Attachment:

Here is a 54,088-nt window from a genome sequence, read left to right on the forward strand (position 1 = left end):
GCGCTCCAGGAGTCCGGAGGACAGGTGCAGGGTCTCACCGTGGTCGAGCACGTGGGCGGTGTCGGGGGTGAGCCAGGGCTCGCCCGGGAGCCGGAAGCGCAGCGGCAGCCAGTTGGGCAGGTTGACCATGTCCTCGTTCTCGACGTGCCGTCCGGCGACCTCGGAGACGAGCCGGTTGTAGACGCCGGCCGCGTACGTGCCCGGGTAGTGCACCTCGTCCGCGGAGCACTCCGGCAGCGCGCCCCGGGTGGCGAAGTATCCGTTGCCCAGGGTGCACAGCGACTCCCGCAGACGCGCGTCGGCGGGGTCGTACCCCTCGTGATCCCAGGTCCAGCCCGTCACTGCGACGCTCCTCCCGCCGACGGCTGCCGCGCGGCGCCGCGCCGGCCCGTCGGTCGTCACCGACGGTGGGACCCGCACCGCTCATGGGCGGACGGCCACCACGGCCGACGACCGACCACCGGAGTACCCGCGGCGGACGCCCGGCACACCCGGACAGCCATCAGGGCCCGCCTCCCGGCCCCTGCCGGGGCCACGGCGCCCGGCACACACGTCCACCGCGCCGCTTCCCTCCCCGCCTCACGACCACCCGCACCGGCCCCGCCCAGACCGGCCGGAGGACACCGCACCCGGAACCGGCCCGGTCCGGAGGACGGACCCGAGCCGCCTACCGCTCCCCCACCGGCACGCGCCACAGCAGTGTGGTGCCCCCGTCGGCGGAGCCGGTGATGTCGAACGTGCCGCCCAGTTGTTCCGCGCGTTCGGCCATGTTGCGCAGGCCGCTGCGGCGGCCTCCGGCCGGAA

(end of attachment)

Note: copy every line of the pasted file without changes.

Here is a 54,088-nt window from a genome sequence, read left to right on the forward strand (position 1 = left end):
GCGCTCCAGGAGTCCGGAGGACAGGTGCAGGGTCTCACCGTGGTCGAGCACGTGGGCGGTGTCGGGGGTGAGCCAGGGCTCGCCCGGGAGCCGGAAGCGCAGCGGCAGCCAGTTGGGCAGGTTGACCATGTCCTCGTTCTCGACGTGCCGTCCGGCGACCTCGGAGACGAGCCGGTTGTAGACGCCGGCCGCGTACGTGCCCGGGTAGTGCACCTCGTCCGCGGAGCACTCCGGCAGCGCGCCCCGGGTGGCGAAGTATCCGTTGCCCAGGGTGCACAGCGACTCCCGCAGACGCGCGTCGGCGGGGTCGTACCCCTCGTGATCCCAGGTCCAGCCCGTCACTGCGACGCTCCTCCCGCCGACGGCTGCCGCGCGGCGCCGCGCCGGCCCGTCGGTCGTCACCGACGGTGGGACCCGCACCGCTCATGGGCGGACGGCCACCACGGCCGACGACCGACCACCGGAGTACCCGCGGCGGACGCCCGGCACACCCGGACAGCCATCAGGGCCCGCCTCCCGGCCCCTGCCGGGGCCACGGCGCCCGGCACACACGTCCACCGCGCCGCTTCCCTCCCCGCCTCACGACCACCCGCACCGGCCCCGCCCAGACCGGCCGGAGGACACCGCACCCGGAACCGGCCCGGTCCGGAGGACGGACCCGAGCCGCCTACCGCTCCCCCACCGGCACGCGCCACAGCAGTGTGGTGCCCCCGTCGGCGGAGCCGGTGATGTCGAACGTGCCGCCCAGTTGTTCCGCGCGTTCGGCCATGTTGCGCAGGCCGCTGCGGCGGCCTCCGGCCGGAA